Our son has made a career in the Air Force. Tyson loves the Air Force and he is exactly the kind of man who you would want safe guarding your freedom. He’s loyal. He’s brave. He’s dedicated. He’s a natural leader. He’s true-blue (actually he’s true-red, white and blue).
He recently left for a one-year, unaccompanied, remote assignment. Which means that he’s far away from home and his wife and daughters are left behind. Of course, there are worse jobs and there are tougher and more dangerous assignments but this is our son and it’s personal. And I’m feeling a little melancholy.
I know that he’ll be okay. I know that our daughter-in-law is strong enough and smart enough to make it on her own. She’ll keep the home fires burning. His two younger daughters are too young realize what a year without Daddy really means. I also know that Tyson will make friends and do his job well. Email and texting and video chats will help reduce the distance and hopefully will make the year pass quickly. And he will not be in harm’s way, as this is not a combat zone. He’ll receive cards and letters and care packages. So there is much for which to be thankful.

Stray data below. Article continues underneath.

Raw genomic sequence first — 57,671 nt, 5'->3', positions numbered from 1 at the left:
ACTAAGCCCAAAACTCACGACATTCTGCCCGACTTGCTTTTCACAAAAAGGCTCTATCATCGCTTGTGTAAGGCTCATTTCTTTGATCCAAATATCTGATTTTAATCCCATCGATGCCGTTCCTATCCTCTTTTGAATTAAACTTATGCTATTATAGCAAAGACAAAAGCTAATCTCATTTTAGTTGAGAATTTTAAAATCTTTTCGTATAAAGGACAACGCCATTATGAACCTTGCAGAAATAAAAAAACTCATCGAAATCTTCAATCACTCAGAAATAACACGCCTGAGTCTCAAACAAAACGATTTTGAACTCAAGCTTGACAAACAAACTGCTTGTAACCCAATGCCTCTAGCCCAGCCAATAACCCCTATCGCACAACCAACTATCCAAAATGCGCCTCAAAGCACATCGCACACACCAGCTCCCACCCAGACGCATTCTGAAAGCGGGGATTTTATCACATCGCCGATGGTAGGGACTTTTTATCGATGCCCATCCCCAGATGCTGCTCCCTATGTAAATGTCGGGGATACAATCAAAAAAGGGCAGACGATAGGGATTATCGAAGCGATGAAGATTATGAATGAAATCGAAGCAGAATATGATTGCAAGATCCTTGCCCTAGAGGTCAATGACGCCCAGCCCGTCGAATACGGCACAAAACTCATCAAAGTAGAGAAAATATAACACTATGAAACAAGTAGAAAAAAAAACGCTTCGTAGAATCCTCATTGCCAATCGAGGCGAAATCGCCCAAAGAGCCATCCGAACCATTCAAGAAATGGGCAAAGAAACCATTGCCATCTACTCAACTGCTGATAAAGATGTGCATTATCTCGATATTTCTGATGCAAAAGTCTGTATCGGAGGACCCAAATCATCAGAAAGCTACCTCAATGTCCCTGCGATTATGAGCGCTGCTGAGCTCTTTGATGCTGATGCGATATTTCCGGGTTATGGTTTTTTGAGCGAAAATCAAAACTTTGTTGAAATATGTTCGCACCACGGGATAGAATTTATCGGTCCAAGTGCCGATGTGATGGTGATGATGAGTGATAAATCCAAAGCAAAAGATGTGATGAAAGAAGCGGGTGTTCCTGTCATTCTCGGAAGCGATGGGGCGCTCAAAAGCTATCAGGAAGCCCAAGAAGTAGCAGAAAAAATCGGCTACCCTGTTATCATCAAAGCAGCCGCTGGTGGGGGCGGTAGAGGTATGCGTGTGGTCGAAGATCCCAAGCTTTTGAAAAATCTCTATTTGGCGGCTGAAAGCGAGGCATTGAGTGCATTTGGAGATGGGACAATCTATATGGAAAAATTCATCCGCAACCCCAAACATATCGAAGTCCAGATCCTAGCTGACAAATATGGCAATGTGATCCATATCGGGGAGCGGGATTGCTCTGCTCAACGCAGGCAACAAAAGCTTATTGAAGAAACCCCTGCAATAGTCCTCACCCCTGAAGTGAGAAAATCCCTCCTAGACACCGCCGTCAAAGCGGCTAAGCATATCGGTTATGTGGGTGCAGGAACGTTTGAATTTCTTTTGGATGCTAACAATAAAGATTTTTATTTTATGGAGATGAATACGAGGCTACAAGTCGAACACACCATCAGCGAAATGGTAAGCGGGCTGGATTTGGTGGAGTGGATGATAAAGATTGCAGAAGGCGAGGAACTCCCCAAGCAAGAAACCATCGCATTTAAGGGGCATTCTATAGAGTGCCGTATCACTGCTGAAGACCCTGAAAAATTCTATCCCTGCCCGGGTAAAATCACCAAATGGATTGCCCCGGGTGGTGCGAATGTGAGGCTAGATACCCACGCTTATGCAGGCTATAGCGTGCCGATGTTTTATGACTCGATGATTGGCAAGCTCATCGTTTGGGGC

Still it’s hard not to worry. As I try to reassure him, I feel that my words sound hollow and contrite. I wish that I could be more comforting; more convincing; more articulate; more intelligent; more everything. But I realize that I’m also trying to reassure myself as I attempt to reassure him and I’m failing on both counts.
Today our grandson Noah (Ty’s five year-old nephew) said that God hears all our prayers, even the ones in our hearts. It’s amazing how kids evangelize. They bring the Gospel to us in the most simple yet profound ways.
GOD HEARS THE PRAYERS IN OUR HEARTS. Thank you Noah for helping me realize that I don’t need the words. I only need the love. And God hears it. And so will Tyson.